Flu now resists two key drugs
Published: Sunday, January 15, 2006 at 6:01 a.m.
Last Modified: Sunday, January 15, 2006 at 12:00 a.m.
ATLANTA - The main influenza strain circulating in the United States has abruptly become resistant to two of the four drugs used to treat it, the Centers for Disease Control and Prevention said Saturday in a rare weekend news conference warning doctors not to use the drugs because they will not work.
The startling discovery could leave flu patients who are at high risk of severe illness or death dependent on another drug, Tamiflu, that is already in short supply around the world because it is the main weapon against bird flu.
But there is no guarantee that Tamiflu will remain a reliable weapon: There have already been reports from Asia of flu viruses with resistance to that drug as well.
The two already ineffective drugs, amantadine and rimantadine (trade names Symmetrel and Flumadine), are among the few pharmaceuticals prescribed to cut short a flu attack and reduce its symptoms, making the disease less dangerous for the elderly and those with compromised immune systems.
But this flu season, 91 percent of samples of the main flu virus circulating in the United States, known as H3N2, that were tested by the CDC have shown resistance to the two drugs, the CDC's director, Dr. Julie Gerberding, said Saturday.
The proportion of viruses resistant to the two drugs was 11 percent last year and less than 2 percent 2 years ago, Gerberding said.
"I don't think we were expecting the increase to be quite as dramatic so soon," she said.
Gerberding gave two possible hypotheses for the sharp increase: a mutation in the flu virus in the United States, or importation of a virus that had already gained resistance, possibly from Asian countries where the drugs are sold over the counter.
Concerns have been growing about resistance to the two drugs, which prevent the flu virus from attaching to cells and releasing genetic material in order to begin reproducing.
In a paper published by The Lancet in September, CDC flu researchers reported that viral samples sent to the World Health Organization from countries around the world showed "an alarming increase" in resistance to the drugs during the past 10 years.
The CDC could not say Saturday how much amantadine and rimantadine, which are collectively called adamantanes, are used in the United States each year.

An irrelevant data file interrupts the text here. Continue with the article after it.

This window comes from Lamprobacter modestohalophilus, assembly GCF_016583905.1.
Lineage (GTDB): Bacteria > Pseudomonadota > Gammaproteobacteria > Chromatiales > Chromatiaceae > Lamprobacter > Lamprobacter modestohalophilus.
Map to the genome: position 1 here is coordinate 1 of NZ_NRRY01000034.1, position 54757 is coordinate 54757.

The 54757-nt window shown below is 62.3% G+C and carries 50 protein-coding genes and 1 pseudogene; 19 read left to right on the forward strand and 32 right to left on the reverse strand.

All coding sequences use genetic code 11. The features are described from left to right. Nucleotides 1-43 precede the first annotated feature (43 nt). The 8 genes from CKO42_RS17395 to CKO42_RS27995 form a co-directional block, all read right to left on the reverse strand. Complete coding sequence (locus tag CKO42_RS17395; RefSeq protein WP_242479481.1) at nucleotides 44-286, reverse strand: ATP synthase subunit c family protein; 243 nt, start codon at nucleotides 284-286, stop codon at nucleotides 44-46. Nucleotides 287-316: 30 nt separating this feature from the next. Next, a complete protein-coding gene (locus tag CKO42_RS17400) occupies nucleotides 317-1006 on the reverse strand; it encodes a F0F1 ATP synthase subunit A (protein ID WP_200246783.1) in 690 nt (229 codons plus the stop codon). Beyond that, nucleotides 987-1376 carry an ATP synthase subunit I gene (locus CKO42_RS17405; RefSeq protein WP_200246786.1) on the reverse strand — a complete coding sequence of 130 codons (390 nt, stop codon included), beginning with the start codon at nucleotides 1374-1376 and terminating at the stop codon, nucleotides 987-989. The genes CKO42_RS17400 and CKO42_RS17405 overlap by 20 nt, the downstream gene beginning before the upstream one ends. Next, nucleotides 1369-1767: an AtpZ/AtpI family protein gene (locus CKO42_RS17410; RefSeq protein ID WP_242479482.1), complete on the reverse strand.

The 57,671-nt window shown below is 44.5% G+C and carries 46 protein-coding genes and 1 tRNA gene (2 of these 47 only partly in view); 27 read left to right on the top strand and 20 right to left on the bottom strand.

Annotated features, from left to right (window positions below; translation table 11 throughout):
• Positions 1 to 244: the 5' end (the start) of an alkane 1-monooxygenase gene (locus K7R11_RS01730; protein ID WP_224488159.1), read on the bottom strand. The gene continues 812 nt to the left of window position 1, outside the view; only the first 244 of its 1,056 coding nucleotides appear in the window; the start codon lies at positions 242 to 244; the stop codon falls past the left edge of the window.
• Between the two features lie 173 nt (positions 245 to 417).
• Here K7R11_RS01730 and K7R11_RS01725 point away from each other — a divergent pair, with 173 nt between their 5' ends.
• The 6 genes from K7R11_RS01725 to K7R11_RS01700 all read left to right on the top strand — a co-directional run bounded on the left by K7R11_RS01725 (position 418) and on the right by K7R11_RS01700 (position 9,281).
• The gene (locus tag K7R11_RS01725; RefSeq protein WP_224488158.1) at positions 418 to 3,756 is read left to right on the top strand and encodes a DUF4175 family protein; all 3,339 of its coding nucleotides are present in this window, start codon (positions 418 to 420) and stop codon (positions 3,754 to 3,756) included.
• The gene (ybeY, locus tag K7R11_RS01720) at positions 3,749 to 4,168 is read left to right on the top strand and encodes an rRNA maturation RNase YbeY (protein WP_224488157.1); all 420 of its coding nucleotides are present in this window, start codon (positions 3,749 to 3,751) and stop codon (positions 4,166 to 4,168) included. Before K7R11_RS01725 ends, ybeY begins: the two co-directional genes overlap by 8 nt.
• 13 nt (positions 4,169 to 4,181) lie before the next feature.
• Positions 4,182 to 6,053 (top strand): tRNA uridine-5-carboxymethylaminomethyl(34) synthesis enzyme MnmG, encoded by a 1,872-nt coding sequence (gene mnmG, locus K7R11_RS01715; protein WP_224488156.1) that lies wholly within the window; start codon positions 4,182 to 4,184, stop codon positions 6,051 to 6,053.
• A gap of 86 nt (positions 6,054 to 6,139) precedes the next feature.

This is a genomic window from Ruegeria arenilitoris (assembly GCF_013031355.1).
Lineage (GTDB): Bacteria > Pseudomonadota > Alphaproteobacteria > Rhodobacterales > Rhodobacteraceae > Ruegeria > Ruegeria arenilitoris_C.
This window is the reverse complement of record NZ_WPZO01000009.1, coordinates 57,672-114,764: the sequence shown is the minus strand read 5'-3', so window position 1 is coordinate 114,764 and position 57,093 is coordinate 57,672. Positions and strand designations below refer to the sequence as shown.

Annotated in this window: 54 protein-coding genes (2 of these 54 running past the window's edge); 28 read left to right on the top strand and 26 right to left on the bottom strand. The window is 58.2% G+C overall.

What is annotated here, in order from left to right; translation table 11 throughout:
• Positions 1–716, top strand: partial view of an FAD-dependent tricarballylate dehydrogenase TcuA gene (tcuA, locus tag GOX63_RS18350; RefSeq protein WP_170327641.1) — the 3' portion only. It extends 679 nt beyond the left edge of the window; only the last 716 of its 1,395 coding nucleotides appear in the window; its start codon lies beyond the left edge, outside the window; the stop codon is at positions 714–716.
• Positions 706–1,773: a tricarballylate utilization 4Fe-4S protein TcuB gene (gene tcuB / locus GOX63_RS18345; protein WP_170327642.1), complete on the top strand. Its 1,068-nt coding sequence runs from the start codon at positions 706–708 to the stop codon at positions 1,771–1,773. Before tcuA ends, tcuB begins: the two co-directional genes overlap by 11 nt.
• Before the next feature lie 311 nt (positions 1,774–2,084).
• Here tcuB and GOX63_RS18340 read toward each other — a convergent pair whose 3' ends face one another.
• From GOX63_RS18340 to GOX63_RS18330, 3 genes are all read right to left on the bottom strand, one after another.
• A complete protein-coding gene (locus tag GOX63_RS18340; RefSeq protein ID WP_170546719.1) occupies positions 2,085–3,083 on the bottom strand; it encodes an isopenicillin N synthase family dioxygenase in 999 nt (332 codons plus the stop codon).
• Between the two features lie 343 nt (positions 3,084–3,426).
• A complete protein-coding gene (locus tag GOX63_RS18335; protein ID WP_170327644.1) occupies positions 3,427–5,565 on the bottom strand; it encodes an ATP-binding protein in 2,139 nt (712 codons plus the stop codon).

The drugs, which came onto the market in 1966 and 1993, respectively, are being slowly replaced by two newer drugs, oseltamivir (the generic name for Tamiflu) and zanamivir (Relenza). The newer drugs attack not only influenza A - the family of strains that includes both H3N2 and the bird flu virus, H5N1, and is the only one that causes wide epidemics - but also the less common influenza B that also circulates in the United States, Gerberding said.
"Everything we have tested this year at CDC is susceptible to Tamiflu and Relenza," she said.
Flu experts reached Saturday said it is difficult to predict the effect of losing half of their ammunition against flu. Each year in the United States, more than 36,000 people die from flu complications.
"The advantage of the adamantanes is they were cheaper and there was a lot more clinical experience with them," said Dr. Walter Orenstein, associate director of the Emory Vaccine Center, who was formerly the CDC's chief immunization official.
"It limits the options that we have with regard to treatment of people who might be at particularly severe risk of complications," he said.
The adamantanes cannot be used against avian flu H5N1, which has sickened 148 people and killed 79 in the three years since it began moving west from Southeast Asia. That virus is already resistant to adamantanes, possibly because some countries gave the drugs to poultry flocks.
Tamiflu is the main pharmaceutical weapon against common flu strains as well as avian flu H5N1 and is in high demand around the globe because it is made by a single manufacturer and currently in a single plant. There have been reports of hoarding and stockpiling in several countries.
The United States has placed orders for a national stockpile of Tamiflu with the manufacturer, Roche Inc., but other national governments ordered earlier and it is believed the U.S. order may take a while to be filled.
And Tamiflu has already proved not to be an effective weapon against flu.
Last month , scientists from Hong Kong and Vietnam said in the New England Journal of Medicine that two of eight patients infected with avian flu H5N1 died despite treatment with Tamiflu. The virus in both patients had mutated in a way that made the drug ineffective. An earlier paper described another Vietnamese patient who recovered from a flu virus that had become partially resistant to Tamiflu.
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